Join now to get access to this content and more.
Become a SOAP member and have access to our benefits.
- For Review: SOAP Consensus Statement on Neuraxial Procedures in Thrombocytopenic Parturients
- Sample Centers of Excellence Applications
- ASA Corner
- SOAP Policy and Procedure Manual (P&P Manual)
- SOAP Expert Opinions
- SOAP's Learning Modules
- 2019 Annual Meeting Lecture Videos
- December 2018 - SOAP Unofficial Guide to ASA Committees Webinar
- Submit a Position
- View Job Postings
- Previous Meeting Archives
- Previous Meeting Abstract Search
- CMS Guidelines
- Member Benefits
- Newsletter Clinical Articles
- ACOG Documents
- Search our Patient Safety Archive
- Ask SOAP a Question
- Global Health Opportunities
- And more…
Modeling recovery from pain following non-emergent cesarean delivery
Abstract Number: GM-04
Abstract Type: Original Research
Introduction: Severity of acute pain while still in hospital following delivery is weakly associated with the risk of persistent pain and depression at 8 weeks postpartum (1). Although we know that recovery after surgery is a gradual process, there has been no high time-resolution examination of recovery from pain for the initial months after surgery, and none after cesarean delivery. Our goals were to determine the form of this time course and whether there are typical patterns of recovery.
Methods: Following IRB approval and informed consent, 346 ASA I-III parturients scheduled for non-emergent cesarean delivery were consented. Preoperative questionnaires, demographic information, and medical history were obtained. Routine anesthetic and postoperative analgesic care was provided. Pain intensity and unpleasantness scores (0-10) were recorded daily for 60 days after surgery by email or text messaging.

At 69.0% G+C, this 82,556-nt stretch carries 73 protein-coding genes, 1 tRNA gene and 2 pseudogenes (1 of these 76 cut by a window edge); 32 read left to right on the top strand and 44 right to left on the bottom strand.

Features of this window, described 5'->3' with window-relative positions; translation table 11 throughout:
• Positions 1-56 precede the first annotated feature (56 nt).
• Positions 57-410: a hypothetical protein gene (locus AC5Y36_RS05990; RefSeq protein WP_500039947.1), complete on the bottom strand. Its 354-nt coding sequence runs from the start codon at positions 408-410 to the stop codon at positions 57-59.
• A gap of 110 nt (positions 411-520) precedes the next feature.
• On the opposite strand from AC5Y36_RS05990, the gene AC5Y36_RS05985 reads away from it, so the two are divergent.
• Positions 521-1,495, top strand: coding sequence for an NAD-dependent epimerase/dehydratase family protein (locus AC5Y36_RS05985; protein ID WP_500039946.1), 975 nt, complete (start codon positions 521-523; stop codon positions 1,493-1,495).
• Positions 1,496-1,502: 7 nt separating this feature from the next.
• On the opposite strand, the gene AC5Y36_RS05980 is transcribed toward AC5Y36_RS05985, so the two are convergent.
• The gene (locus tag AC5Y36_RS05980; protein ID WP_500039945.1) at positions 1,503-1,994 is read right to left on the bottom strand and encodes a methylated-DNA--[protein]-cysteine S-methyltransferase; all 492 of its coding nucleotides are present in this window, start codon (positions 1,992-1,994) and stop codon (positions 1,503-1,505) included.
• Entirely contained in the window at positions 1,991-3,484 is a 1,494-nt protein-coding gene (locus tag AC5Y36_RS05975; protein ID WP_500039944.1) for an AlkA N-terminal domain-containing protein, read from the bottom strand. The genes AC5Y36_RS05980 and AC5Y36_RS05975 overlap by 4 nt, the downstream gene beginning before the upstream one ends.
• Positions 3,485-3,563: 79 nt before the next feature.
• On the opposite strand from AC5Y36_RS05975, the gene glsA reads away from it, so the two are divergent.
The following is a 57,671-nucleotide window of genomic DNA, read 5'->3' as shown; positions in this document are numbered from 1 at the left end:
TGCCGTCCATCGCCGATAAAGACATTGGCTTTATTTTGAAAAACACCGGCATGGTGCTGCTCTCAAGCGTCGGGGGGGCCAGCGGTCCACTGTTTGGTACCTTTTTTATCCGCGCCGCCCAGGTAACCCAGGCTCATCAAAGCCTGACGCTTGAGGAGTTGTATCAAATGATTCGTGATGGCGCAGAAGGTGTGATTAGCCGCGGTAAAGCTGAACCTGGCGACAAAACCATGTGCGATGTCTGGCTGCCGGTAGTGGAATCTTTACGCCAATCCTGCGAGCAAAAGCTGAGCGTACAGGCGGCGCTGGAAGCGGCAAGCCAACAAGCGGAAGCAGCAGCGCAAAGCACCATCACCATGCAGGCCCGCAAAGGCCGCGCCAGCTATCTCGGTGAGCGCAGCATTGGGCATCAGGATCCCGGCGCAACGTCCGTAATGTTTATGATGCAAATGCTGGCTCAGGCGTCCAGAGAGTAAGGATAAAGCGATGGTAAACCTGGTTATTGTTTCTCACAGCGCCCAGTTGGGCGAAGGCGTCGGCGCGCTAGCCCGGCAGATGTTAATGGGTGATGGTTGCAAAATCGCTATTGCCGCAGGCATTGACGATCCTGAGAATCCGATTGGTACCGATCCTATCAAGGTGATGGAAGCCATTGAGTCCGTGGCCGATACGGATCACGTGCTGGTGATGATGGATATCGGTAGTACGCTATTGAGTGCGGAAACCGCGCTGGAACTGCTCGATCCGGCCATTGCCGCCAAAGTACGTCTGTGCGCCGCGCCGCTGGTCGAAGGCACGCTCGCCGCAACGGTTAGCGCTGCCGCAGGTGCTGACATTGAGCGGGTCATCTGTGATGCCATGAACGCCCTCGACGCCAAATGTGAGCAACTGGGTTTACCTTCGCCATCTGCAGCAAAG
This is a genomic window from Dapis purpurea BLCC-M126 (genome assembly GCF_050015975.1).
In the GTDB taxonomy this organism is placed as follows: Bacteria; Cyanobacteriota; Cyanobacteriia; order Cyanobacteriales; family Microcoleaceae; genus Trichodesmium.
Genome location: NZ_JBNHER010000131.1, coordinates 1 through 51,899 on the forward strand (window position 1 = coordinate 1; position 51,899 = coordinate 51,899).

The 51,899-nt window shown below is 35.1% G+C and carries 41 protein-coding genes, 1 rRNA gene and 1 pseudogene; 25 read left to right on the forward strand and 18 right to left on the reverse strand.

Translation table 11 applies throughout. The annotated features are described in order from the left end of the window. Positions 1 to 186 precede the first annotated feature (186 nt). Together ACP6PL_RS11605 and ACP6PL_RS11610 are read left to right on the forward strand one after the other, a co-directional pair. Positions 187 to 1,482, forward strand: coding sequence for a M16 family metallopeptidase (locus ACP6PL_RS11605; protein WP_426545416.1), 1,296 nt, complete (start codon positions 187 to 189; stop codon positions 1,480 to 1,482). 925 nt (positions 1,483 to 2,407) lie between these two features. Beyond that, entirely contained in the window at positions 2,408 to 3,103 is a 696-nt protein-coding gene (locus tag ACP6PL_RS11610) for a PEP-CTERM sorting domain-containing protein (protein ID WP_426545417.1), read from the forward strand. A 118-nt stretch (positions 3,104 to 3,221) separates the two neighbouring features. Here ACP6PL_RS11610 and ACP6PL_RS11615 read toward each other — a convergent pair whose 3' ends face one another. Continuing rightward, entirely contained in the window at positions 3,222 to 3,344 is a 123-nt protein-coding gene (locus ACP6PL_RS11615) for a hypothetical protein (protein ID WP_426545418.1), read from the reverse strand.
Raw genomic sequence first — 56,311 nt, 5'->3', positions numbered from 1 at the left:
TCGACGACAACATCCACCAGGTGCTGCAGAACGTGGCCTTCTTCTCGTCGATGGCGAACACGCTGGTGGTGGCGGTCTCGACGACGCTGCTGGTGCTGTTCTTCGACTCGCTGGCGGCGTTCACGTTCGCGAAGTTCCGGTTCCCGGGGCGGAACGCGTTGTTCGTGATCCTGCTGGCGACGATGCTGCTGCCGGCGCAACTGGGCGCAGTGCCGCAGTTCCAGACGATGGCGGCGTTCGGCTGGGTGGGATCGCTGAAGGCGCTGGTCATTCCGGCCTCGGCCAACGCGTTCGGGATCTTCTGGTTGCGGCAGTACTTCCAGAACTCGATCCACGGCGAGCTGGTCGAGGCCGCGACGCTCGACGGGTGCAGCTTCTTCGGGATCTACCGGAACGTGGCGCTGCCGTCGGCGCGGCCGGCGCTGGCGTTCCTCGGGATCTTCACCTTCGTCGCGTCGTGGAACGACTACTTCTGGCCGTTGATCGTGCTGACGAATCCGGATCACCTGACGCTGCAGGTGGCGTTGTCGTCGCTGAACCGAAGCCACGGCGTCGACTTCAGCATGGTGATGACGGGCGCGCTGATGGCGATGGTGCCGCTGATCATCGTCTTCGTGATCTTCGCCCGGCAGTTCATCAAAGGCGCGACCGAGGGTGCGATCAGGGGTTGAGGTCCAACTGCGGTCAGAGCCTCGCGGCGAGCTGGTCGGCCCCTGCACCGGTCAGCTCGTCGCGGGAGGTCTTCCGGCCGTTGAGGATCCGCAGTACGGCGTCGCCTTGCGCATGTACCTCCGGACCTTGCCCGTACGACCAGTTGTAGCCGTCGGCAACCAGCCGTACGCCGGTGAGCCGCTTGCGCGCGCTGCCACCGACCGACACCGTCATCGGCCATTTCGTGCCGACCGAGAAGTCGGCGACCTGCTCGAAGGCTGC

Results: To date, data from 155 parturients have been analyzed. Participants each provided a median [range] of 57 [1,61] daily pain scores (N = 7612). Worst daily pain scores over time were best fit by a ln(time) function, and preliminary latent class analysis identified 3 patterns of recovery (Figure 1). Consistent with previous, single time point observations, the majority of patients have no pain within one month after cesarean delivery, but a small subset of patients continue to have persistent pain 60 days postpartum.
Conclusions: These data suggest that high time resolution sampling of pain after surgery is feasible, that recovery from pain after cesarean delivery follows a ln(time) function, and that women can be divided into a small number of distinct groups of time courses. This approach has more biologic face validity than typical dichotomous definition of pain at arbitrary times and may develop as a more appropriate primary outcome measure to assess recovery from pain after surgery.
Reference: 1. Eisenach JC, et al. Severity of acute pain after childbirth, but not type of delivery, predicts persistent pain and postpartum depression. Pain 2008:140;87-94.
Supported in part by R37 GM48085 to JCE